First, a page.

I wouldn't say that you must conclude that in reality it is 0. After the field is turned on, you have the freedom to define which orientation corresponds to zero potential energy. The potential energy just corresponds to work required to rotate the dipole from some arbitrarily chosen zero-potential-energy orientation.


    An ideal dipole has infinitesimal length (dr) but "almost infinite" values of the charges (±q) so that the product qdr is some finite value.

    When calculating the torque, you are dealing with force time lever arm. So, the torque is of the order qEdr. Note, qE is huge while dr is infinitesimal. But the product (qE)(dr) can turn out to be some reasonable finite number. If you worried about the variation of E in a nonuniform field, then that would add a correction of order q(∂E/∂r dr) dr. The quantity in parentheses gives the variation of E over the length of the dipole. But now you have two infinitesimals dr appearing in the expression, so the overall quantity is negligible. Thus, you can neglect the non-uniformity of E when finding the torque.

    I'll leave it to you to do a similar argument for the net force on the ideal dipole in a non-uniform E. Show that the effect of the non-uniformity of E is not negligible now.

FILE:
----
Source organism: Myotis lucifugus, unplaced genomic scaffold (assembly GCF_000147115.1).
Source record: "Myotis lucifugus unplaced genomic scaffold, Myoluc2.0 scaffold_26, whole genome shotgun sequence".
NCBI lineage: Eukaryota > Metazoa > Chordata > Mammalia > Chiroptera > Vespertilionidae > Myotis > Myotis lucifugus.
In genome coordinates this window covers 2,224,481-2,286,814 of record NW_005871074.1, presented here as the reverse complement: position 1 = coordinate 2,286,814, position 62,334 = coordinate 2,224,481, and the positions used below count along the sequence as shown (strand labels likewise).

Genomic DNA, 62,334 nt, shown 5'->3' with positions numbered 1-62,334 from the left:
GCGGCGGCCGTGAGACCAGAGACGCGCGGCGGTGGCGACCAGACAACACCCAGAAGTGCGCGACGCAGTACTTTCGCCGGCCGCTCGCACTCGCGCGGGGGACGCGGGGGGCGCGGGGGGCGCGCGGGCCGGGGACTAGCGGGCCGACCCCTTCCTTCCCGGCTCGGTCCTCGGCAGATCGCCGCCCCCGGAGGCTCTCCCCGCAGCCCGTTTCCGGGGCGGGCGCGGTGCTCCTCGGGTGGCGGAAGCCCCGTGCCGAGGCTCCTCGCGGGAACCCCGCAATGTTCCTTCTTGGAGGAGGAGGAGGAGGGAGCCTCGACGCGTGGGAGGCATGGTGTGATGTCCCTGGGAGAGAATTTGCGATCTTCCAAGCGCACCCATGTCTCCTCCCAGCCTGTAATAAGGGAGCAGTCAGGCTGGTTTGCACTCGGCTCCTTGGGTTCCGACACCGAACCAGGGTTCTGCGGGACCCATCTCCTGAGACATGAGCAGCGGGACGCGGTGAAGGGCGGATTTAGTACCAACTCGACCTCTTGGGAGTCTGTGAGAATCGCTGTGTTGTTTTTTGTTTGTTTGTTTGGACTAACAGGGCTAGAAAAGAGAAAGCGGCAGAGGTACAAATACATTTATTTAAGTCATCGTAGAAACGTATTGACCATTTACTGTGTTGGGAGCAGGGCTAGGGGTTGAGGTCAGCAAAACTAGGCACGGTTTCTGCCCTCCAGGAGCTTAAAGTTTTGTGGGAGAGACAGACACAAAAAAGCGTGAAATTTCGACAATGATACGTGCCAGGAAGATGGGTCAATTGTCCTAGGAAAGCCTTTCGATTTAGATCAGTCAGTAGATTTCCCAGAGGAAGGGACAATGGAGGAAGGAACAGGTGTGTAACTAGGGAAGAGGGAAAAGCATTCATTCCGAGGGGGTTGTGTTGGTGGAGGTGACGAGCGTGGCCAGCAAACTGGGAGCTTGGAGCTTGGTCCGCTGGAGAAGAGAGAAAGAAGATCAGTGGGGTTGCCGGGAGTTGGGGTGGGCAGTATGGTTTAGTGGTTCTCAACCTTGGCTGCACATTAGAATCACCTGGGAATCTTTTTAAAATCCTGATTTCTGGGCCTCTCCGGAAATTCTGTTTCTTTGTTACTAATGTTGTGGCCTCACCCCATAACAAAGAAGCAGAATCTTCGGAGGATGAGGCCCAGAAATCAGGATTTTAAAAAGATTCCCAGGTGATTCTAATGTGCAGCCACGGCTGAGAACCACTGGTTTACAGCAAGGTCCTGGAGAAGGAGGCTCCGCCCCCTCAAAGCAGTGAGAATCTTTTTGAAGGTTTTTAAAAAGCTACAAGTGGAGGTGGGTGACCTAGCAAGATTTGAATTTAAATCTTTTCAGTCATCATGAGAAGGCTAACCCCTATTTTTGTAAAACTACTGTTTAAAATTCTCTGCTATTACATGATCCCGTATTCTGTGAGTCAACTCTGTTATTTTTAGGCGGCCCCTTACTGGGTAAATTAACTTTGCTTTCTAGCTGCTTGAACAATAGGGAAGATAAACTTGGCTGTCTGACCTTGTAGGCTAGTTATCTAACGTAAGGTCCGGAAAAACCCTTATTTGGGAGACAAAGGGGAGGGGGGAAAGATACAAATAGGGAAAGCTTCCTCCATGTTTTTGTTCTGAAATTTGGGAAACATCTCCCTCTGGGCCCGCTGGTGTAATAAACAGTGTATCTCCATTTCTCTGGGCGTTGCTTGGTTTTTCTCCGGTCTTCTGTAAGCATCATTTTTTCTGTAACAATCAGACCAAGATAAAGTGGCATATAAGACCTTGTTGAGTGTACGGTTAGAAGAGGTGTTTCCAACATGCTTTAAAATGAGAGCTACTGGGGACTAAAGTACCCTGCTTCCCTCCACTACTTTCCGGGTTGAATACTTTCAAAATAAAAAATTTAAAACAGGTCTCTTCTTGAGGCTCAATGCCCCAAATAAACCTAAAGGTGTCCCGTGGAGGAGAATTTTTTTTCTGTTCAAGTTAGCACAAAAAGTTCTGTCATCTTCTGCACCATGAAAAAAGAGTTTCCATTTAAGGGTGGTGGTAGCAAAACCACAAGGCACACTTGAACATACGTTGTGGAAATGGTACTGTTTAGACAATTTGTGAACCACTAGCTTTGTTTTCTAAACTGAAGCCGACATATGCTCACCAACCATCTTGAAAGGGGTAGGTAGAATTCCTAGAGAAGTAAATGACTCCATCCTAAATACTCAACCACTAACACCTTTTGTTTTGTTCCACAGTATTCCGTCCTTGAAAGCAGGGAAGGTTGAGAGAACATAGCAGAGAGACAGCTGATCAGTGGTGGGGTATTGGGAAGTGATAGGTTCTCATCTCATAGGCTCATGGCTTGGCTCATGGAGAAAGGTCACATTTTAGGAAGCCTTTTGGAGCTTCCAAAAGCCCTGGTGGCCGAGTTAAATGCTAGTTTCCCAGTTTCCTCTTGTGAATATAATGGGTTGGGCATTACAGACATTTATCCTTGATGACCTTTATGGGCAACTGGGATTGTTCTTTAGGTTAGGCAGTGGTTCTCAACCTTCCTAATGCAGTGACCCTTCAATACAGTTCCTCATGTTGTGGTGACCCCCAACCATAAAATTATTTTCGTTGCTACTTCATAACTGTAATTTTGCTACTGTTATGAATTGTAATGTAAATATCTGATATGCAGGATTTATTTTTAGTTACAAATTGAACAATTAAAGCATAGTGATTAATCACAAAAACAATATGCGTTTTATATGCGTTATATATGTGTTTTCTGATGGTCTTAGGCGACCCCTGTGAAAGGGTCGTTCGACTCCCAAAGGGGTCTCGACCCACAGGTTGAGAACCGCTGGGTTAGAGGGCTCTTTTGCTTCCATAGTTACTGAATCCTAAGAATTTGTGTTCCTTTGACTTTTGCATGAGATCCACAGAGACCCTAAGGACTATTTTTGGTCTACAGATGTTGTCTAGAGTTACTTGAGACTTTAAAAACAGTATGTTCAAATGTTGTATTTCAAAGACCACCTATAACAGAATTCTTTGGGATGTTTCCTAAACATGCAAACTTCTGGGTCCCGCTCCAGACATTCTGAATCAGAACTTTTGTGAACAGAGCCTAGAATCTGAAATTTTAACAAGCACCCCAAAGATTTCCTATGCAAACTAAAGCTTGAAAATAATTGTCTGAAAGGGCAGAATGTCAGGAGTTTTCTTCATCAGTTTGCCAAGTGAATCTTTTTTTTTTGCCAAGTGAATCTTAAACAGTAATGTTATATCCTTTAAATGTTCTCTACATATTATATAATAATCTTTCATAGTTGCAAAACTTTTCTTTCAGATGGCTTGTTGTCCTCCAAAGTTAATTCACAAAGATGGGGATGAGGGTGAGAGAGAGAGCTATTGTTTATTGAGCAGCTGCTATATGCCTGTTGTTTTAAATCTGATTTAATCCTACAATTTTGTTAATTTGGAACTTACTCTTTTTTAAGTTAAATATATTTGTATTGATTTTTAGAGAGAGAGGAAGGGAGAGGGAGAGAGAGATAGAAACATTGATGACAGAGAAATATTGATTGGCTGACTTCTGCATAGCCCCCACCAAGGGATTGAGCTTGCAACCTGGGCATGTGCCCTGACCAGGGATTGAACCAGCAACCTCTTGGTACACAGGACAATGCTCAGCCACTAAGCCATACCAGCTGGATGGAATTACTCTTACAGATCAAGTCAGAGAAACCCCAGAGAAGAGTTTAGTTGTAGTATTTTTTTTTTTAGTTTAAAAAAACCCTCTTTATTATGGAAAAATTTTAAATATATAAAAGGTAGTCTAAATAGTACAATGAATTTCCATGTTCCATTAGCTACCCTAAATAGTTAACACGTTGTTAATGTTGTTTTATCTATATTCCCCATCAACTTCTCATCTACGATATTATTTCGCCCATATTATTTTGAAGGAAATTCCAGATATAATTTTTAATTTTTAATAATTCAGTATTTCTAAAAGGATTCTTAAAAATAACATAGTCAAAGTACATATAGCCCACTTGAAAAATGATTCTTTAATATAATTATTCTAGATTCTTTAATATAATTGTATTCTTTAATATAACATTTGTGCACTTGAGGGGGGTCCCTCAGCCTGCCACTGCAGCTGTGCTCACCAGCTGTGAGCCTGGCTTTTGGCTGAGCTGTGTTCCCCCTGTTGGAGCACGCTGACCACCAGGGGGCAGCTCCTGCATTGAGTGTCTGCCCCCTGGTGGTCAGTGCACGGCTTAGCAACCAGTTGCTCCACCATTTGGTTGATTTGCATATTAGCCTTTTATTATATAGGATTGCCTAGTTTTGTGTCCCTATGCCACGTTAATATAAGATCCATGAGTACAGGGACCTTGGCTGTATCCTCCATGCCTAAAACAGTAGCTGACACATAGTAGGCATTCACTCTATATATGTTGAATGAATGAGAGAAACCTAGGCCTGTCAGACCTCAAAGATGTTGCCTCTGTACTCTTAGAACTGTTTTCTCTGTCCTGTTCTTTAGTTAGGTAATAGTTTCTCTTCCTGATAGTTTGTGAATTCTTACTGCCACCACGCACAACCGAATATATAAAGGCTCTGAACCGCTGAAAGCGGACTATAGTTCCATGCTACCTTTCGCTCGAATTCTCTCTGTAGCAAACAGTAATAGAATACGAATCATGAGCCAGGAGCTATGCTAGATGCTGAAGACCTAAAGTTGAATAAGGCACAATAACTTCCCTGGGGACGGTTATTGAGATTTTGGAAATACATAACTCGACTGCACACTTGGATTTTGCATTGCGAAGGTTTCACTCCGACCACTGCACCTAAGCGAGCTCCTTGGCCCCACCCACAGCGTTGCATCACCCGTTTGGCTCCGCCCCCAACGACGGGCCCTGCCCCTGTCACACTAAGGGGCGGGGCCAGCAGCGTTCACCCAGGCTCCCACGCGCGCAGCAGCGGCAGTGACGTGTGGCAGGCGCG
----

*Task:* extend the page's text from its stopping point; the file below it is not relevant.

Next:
6. Aug 7, 2017 #5
    To illustrate this, let's follow this convention in which the P.E. of the dipole is 0 at ## \theta = 45 \degree ##
    Then, for ## \theta_i = 90 \degree ##

    ## U_f - U_i = \int_{\theta _i } ^ {\theta_f} N d \theta = pE \int_{\theta _i } ^ {\theta_f} \sin \theta d \theta = - pE\{ \cos \theta_f - \cos \theta _i \} = - \vec p⋅ \vec E##
    But this doesn't give ## U = - \vec p⋅ \vec E##
    ## U_f - U_{45\degree } = - pE\cos {\theta _f} + pE{ \cos 45\degree }##
    Now taking ## U_{45\degree } = 0 ## gives,

    ## U = - \vec p⋅ \vec E + pE{ \cos 45 \degree }##

    How to write degree in Latex?
     
  7. Aug 7, 2017 #6
    O.K. Now, I understood the point.
    Let's say that the arbitrarily chosen zero potential energy orientation is ## \theta_0 ##.
    Now, P.E. of the dipole is given by ## U = - \vec p⋅ \vec E + pE \cos{\theta_0 } ##
    While the first term corresponds to that orientation of the dipole in which its potential energy is calculated.
    It doesn't matter whether the dipole has got rotated in the presence of the applied field or not.
    The work done by the electric field on the dipole is 0, not the potential energy of the dipole.

    While calculating P.E ( taking ## \theta_0 = 90\degree ##), what I did was

    ##U_f - U_ i = \int_{\theta _i } ^ {\theta_f} N d \theta = pE \int_{\theta _i } ^ {\theta_f} \sin \theta d \theta = - pE\{ \cos \theta_f - \cos \theta _i \} = - \vec p⋅ \vec E ##